A former state legislator turned activist for sustainability from a business perspective has formed the Delaware Sustainable Business Council as a chapter of a national organization. Melanie George Smith, who […]
A former state legislator turned activist for sustainability from a business perspective has formed the Delaware Sustainable Business Council as a chapter of a national organization.
Melanie George Smith, who founded Sustainable World Strategies after deciding not to seek re-election for her seat in House District 5, says sustainability builds on “the new conscious capitalism” and can be defined as one’s impact on “the environment, the people, and the economy.”
“Sustainability says we want to do everything we can to support businesses so that they can be the vehicle for change in society, so that they can promote diversity, that they can promote health and well-being and eliminate poverty,” she said during a recent Delaware Business Times roundtable about economic growth.
She references studies that show investors “earn a greater rate of return for companies and funds that are sustainable than those that aren’t.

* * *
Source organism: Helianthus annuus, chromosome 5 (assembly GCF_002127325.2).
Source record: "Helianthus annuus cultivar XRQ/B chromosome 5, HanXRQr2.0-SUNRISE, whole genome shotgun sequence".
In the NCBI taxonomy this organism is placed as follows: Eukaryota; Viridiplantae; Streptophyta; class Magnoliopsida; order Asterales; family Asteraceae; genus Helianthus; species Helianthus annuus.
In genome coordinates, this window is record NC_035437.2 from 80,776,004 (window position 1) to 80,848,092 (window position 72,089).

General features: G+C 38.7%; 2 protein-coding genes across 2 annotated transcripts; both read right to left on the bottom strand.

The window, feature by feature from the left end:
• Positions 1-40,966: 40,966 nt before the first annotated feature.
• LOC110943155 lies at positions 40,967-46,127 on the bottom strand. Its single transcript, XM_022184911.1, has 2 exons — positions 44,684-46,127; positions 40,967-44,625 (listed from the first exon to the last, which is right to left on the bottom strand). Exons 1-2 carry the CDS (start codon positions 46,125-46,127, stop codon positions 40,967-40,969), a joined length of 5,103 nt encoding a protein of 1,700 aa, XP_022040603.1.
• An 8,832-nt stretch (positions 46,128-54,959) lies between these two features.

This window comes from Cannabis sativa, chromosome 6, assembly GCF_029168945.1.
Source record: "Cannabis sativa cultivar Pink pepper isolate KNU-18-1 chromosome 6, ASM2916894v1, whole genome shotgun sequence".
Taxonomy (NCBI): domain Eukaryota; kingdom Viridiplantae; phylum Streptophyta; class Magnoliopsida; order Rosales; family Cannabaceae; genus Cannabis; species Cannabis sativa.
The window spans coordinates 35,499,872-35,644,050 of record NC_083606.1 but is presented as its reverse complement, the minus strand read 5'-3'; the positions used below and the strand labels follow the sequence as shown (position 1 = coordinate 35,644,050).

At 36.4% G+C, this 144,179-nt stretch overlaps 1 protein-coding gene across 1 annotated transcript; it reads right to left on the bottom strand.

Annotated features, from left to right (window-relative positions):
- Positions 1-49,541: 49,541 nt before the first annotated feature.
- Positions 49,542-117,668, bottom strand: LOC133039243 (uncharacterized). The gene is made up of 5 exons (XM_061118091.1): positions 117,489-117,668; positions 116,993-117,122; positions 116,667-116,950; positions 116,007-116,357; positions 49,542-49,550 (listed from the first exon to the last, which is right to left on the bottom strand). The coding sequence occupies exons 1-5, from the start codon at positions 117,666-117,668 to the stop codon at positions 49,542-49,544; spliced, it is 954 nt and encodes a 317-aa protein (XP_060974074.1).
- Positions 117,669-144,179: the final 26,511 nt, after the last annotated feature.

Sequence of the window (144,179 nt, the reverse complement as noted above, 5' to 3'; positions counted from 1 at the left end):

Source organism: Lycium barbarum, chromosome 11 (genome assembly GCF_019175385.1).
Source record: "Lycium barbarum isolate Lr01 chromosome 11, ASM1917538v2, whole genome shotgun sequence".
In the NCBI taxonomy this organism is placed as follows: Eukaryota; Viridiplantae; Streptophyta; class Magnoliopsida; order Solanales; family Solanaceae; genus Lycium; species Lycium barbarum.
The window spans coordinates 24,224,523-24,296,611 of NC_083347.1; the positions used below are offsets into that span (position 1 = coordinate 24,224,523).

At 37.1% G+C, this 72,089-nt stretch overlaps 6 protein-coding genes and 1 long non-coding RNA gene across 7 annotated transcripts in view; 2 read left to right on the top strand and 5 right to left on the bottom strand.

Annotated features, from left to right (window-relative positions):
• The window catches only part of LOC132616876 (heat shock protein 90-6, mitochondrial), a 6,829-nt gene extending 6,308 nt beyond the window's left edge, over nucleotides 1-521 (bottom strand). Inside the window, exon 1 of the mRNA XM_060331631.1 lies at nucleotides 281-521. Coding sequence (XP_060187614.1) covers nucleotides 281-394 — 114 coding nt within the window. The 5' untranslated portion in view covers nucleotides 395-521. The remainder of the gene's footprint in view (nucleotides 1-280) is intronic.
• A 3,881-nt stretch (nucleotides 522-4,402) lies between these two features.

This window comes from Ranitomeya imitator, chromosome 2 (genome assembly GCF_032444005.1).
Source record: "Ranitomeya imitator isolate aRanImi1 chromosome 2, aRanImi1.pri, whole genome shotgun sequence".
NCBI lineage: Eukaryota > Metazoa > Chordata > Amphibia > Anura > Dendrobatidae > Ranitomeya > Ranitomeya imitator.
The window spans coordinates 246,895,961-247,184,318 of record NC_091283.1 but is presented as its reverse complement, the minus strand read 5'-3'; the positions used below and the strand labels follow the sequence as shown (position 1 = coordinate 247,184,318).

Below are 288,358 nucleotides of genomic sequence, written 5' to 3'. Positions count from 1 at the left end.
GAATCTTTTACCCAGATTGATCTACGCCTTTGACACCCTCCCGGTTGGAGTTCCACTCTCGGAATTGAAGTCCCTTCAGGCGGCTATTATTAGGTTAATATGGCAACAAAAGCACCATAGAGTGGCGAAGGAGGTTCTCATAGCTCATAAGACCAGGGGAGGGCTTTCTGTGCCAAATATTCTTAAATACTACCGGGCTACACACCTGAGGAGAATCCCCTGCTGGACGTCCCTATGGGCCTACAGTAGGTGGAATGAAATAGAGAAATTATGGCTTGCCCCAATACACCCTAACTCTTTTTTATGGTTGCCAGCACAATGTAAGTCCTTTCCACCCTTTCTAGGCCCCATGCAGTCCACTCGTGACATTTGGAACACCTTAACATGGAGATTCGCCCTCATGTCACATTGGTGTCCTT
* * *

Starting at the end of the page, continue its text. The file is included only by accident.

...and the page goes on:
Smith led efforts in the General Assembly to create a Delaware sustainability certification that companies could adopt to signal their commitment to responsible business. Delaware’s Voluntary Sustainable Certification was signed into law in late June 2018, with a post a few weeks later by a Richards Layton and Finger director in the Harvard Law School Forum on Corporate Governance and Financial Regulation saying the act “represents Delaware’s initiative to support sustainability practices by providing Delaware-governed entities a platform for demonstrating their commitment to corporate and social responsibility and sustainability.”
The new Delaware organization will be a chapter of the American Sustainable Business Council (ASBC), a national nonprofit coalition formed and led by Jeffrey Hollender, who was also co-founder and CEO of Seventh Generation, a green cleaning products company. ASBC represents more than 250,000 businesses in a range of industries through its national member network.
Smith argues that sustainability isn’t a partisan issue, blending the interests of both parties and allowing business to “be a vehicle for social change” while also supporting those businesses with minimal government interference.
A lawyer who previously handled pro bono family law cases for Richards Layton and Finger, Smith spent 16 years in the Delaware House where she eventually became co-chair of the powerful budget-writing Joint Finance Committee.
She says the Delaware Sustainable Business Council is searching for companies, nonprofits, trade associations, or government agencies that want to lead the effort to support sustainability in Delaware. For more information, contact Melanie George Smith email@example.com.